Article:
Insects are vanishing at an alarming rate—but we can save them

Insects aren’t just pests. They’re crucial for the planet and our food supply, and scientists say we can all pitch in to help.

A backlit sheet collects night-flying insects at a field station in Ecuador.
Photograph by David Liittschwager, National Geographic
Photographed at Iyarina Station at Gomataon

Every year, the number of insects flying over, crawling on, or burrowing in some parts of the planet drops by a percentage point or two. That means areas of severe decline could lose as much as much as a third of all their insects in two decades.

That’s the bad news, scientists reveal today in Proceedings of the National Academy of Sciences (PNAS). Dozens of insect experts contributed to a series of reports in the journal on just how bugs are faring around the world, for better or worse.

The good news—if good news is to be found—is that not all insects are declining so quickly. Some are even flourishing. And most important, researchers say, there’s hope for keeping our planet buzzing with its most abundant and diverse creatures.

The insect world, estimated at up to 10 million species, is suffering from more than one problem. Threats range from deforestation, climate change, and invasive species to industrialized agriculture, and even light pollution. (Read more: Where have all the insects gone?)

“Death by a thousand cuts,” is how David Wagner, a University of Connecticut entomologist, who contributed to the new report, puts it.

Robust insect populations are vital for a variety of reasons, ranging from how they support the world’s food supply to how they create backyard flowers through pollination. Although most of us would prefer not to encounter many of the planet’s tiniest creatures, their role in our lives can’t be overstated. Nor can the need to make saving insects a priority, scientists say.

“Insects, like every bit of the natural world, are declining,” says Matthew Forister, an insect ecologist at the University of Nevada, Reno, who also contributed to the report. “But it’s clear insects have a possibility to rebound. It’s grim, but it’s not too late.”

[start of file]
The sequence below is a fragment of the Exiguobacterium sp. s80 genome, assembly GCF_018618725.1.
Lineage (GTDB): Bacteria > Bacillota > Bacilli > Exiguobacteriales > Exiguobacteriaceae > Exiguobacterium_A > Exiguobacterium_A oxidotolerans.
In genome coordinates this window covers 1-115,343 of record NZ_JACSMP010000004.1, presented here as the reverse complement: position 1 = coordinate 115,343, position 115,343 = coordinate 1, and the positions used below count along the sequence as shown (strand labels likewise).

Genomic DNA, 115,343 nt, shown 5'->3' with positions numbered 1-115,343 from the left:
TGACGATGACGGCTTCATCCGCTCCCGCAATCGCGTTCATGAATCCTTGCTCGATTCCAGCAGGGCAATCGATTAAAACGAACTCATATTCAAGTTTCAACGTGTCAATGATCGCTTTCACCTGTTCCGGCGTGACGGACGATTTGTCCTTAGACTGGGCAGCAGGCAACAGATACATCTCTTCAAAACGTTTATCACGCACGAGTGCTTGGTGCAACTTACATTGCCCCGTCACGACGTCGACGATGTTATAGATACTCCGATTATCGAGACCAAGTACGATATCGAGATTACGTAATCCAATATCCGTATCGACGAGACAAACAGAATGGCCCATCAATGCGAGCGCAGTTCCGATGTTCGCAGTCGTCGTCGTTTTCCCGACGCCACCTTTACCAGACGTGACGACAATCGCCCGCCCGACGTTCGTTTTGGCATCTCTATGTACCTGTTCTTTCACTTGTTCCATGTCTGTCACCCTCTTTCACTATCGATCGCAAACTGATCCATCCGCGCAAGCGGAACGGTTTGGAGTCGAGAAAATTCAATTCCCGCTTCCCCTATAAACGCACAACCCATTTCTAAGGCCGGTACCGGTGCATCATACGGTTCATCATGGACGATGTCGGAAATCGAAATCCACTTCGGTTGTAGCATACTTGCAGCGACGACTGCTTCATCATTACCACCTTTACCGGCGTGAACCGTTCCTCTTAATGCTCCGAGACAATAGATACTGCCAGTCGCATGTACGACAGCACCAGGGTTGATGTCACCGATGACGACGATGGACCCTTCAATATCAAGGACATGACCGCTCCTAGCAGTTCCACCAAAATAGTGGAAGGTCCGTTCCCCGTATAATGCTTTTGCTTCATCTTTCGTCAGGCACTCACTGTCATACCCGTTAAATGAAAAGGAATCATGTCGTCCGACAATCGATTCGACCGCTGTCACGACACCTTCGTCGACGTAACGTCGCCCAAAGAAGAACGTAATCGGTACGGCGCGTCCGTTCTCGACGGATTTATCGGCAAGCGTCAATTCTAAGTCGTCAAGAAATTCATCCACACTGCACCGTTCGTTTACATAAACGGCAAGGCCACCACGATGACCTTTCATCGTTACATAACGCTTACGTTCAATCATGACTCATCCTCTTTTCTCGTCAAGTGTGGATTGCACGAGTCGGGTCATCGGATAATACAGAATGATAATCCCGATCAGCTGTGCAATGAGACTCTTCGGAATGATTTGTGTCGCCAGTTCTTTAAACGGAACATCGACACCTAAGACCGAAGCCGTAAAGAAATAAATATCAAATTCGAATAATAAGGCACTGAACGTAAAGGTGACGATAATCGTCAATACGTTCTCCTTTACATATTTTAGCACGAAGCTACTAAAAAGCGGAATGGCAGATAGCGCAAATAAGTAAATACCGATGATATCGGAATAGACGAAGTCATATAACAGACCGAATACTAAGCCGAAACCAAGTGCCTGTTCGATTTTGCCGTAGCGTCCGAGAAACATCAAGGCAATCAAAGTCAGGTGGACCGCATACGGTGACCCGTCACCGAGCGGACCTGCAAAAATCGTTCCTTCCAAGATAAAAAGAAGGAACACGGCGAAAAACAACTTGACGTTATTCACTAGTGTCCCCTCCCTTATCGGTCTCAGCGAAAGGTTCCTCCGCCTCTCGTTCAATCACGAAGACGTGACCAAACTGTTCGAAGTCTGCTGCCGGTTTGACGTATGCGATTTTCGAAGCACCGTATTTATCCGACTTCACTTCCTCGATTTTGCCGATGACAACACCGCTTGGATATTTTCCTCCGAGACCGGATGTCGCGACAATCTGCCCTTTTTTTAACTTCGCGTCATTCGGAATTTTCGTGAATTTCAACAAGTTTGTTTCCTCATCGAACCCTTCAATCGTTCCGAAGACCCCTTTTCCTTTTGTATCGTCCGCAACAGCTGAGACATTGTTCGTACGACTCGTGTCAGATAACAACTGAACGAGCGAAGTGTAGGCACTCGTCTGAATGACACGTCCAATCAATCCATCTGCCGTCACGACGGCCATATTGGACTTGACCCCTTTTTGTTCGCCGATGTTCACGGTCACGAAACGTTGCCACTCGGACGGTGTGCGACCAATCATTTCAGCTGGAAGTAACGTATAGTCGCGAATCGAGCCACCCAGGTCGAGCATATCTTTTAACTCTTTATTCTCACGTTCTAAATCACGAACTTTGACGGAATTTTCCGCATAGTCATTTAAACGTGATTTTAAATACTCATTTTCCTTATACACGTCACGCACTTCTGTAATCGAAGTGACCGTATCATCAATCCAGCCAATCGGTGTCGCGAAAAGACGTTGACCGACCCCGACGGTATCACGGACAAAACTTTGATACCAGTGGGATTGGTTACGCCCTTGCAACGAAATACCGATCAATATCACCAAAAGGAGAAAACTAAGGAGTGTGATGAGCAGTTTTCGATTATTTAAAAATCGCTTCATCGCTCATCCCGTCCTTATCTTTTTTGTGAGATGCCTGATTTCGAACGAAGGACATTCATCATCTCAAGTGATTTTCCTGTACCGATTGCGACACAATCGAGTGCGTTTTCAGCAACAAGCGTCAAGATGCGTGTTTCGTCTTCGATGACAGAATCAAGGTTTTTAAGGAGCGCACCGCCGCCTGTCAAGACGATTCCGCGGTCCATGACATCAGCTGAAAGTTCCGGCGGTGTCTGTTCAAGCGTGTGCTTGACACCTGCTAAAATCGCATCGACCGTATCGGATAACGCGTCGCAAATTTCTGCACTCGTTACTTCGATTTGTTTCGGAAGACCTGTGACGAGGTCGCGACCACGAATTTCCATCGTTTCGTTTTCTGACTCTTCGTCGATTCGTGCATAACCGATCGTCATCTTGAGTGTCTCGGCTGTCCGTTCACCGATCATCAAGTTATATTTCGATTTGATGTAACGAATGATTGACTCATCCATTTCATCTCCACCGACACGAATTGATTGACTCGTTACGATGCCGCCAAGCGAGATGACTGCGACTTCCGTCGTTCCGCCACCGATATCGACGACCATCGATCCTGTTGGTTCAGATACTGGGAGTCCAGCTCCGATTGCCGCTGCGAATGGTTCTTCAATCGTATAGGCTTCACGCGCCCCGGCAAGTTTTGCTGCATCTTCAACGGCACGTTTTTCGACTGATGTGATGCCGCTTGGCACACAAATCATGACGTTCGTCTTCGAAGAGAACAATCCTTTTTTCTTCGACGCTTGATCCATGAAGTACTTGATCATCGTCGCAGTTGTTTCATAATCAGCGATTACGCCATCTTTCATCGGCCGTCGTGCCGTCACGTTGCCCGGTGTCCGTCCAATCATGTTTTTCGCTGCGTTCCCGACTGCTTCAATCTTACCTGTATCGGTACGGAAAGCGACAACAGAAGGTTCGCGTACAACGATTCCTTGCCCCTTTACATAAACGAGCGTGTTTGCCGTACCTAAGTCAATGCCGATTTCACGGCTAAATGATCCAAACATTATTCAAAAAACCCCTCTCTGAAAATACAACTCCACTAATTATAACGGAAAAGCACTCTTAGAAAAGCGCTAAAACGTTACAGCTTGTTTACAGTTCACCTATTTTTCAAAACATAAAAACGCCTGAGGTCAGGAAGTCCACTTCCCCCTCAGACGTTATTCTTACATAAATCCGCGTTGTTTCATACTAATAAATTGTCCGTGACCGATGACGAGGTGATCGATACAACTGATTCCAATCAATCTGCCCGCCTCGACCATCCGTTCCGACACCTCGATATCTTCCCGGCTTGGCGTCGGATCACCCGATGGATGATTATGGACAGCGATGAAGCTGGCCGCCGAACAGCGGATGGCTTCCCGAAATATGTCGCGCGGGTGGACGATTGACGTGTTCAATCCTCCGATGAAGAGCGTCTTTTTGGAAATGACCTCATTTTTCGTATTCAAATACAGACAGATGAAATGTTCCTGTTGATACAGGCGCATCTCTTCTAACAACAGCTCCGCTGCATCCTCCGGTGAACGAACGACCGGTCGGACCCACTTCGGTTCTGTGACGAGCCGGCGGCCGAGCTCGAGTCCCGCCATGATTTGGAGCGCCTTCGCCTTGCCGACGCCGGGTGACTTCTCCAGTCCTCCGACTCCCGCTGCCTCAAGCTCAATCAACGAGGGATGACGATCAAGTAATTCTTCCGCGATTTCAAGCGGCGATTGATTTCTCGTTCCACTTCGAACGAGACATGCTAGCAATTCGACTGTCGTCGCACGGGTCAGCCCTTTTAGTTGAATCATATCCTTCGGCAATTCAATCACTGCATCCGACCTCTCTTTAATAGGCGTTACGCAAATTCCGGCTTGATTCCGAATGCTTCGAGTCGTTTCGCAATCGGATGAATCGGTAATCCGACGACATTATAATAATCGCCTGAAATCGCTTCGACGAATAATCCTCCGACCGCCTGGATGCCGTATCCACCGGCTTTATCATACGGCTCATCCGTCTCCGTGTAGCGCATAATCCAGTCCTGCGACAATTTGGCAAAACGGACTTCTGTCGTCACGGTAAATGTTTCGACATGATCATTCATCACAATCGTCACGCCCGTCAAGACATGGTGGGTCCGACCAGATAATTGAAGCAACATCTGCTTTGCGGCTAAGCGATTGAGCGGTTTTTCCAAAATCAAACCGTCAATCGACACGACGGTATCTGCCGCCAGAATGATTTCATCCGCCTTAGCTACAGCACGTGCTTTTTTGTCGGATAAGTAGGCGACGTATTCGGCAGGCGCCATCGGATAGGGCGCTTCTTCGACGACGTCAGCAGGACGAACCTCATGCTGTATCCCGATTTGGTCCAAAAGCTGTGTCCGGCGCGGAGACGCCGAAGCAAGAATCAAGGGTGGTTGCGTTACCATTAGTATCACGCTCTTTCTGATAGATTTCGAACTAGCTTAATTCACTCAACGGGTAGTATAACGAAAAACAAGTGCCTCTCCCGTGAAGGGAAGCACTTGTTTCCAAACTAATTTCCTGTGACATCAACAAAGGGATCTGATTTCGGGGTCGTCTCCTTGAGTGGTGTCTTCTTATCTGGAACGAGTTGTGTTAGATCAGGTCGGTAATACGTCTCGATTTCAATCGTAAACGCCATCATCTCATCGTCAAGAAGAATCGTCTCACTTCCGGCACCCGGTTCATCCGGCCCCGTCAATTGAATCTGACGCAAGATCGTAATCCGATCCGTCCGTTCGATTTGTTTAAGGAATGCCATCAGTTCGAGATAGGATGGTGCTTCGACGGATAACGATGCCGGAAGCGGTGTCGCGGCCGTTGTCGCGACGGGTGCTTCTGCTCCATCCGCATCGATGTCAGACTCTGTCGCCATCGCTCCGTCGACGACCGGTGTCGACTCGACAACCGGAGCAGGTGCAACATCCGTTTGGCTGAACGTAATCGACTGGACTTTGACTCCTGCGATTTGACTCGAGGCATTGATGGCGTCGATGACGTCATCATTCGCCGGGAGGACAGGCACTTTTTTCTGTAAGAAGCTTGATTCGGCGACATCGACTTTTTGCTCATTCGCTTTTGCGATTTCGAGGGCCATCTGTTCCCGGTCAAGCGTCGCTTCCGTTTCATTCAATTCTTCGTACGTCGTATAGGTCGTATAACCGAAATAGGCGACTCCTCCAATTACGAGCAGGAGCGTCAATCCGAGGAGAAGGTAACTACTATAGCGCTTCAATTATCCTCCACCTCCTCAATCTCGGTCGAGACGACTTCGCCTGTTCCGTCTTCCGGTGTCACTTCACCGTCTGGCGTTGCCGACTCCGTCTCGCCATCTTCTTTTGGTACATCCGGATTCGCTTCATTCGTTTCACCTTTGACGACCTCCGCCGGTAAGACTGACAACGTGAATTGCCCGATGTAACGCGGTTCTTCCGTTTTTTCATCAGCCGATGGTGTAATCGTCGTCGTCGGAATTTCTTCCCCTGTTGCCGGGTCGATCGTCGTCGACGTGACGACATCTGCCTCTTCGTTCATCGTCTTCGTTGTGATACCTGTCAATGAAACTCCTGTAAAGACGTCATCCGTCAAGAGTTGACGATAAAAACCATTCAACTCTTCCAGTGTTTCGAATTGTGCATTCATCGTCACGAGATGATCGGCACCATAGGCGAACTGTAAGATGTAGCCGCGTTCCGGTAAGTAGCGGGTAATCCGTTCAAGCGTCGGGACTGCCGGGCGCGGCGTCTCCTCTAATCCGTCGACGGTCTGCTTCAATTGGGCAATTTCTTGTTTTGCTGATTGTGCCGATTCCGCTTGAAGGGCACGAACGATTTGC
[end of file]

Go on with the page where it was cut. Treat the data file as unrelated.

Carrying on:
Beyond the hyperbole

Reports of global insect decline aren’t new. During the past few years, a growing body of studies and news stories has drawn attention to the problem in starkly different terms—declarations of insect Armageddon on the one hand to reports challenging notions of a pending apocalypse for the six-legged on the other.

Wagner says he and other researchers who contributed to the new report aim to move beyond the hyperbole by analyzing as much research as possible concerning insects’ current global status.

“This is a much more bridled, careful, critical assessment,” he says, than some of the previous reports highlighting extreme losses in particular regions and extrapolating them across the globe.

Are insects declining at an alarming rate? Yes, he says. Is it more complex than imminent global collapse? Also yes.

As an example, Forister, who studies butterflies in the western U.S., points to two species representing very different situations.

The gulf fritillary, generally found in southern portions of the U.S., Mexico, and Central America, is now flourishing in California because people there cultivate its host, the passion vine, a popular ornamental plant.

By contrast, the large marble butterfly, which thrives on invasive mustard plants, was widespread until its population crashed, likely victim of the triple whammy of climate change, habitat loss, and pesticides.